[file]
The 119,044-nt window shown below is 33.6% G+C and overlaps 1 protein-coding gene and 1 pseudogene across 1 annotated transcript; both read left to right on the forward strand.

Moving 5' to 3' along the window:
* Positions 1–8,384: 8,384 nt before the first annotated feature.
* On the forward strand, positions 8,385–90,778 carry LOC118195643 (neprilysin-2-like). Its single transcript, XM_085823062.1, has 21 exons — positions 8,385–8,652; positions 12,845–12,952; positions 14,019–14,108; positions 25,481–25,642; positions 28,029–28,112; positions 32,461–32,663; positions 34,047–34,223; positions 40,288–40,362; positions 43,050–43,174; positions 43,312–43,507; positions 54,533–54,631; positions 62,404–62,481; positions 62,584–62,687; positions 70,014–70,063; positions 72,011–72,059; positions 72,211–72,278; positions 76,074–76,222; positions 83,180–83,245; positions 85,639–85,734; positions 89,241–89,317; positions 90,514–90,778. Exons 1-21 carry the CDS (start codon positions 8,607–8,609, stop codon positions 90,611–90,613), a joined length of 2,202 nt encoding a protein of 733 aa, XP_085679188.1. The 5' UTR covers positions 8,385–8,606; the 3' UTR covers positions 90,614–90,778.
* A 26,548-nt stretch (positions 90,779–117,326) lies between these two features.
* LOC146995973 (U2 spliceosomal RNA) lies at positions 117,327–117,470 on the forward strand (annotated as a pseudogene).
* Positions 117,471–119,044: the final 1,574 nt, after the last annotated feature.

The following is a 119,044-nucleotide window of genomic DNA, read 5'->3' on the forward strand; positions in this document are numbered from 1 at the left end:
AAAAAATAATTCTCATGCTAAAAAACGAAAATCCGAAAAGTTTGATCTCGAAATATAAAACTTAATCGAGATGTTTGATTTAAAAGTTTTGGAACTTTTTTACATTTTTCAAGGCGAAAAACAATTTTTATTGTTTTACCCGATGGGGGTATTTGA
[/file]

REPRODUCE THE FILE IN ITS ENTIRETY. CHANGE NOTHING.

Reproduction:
The 119,044-nt window shown below is 33.6% G+C and overlaps 1 protein-coding gene and 1 pseudogene across 1 annotated transcript; both read left to right on the forward strand.

Moving 5' to 3' along the window:
* Positions 1–8,384: 8,384 nt before the first annotated feature.
* On the forward strand, positions 8,385–90,778 carry LOC118195643 (neprilysin-2-like). Its single transcript, XM_085823062.1, has 21 exons — positions 8,385–8,652; positions 12,845–12,952; positions 14,019–14,108; positions 25,481–25,642; positions 28,029–28,112; positions 32,461–32,663; positions 34,047–34,223; positions 40,288–40,362; positions 43,050–43,174; positions 43,312–43,507; positions 54,533–54,631; positions 62,404–62,481; positions 62,584–62,687; positions 70,014–70,063; positions 72,011–72,059; positions 72,211–72,278; positions 76,074–76,222; positions 83,180–83,245; positions 85,639–85,734; positions 89,241–89,317; positions 90,514–90,778. Exons 1-21 carry the CDS (start codon positions 8,607–8,609, stop codon positions 90,611–90,613), a joined length of 2,202 nt encoding a protein of 733 aa, XP_085679188.1. The 5' UTR covers positions 8,385–8,606; the 3' UTR covers positions 90,614–90,778.
* A 26,548-nt stretch (positions 90,779–117,326) lies between these two features.
* LOC146995973 (U2 spliceosomal RNA) lies at positions 117,327–117,470 on the forward strand (annotated as a pseudogene).
* Positions 117,471–119,044: the final 1,574 nt, after the last annotated feature.

The following is a 119,044-nucleotide window of genomic DNA, read 5'->3' on the forward strand; positions in this document are numbered from 1 at the left end:
AAAAAATAATTCTCATGCTAAAAAACGAAAATCCGAAAAGTTTGATCTCGAAATATAAAACTTAATCGAGATGTTTGATTTAAAAGTTTTGGAACTTTTTTACATTTTTCAAGGCGAAAAACAATTTTTATTGTTTTACCCGATGGGGGTATTTGA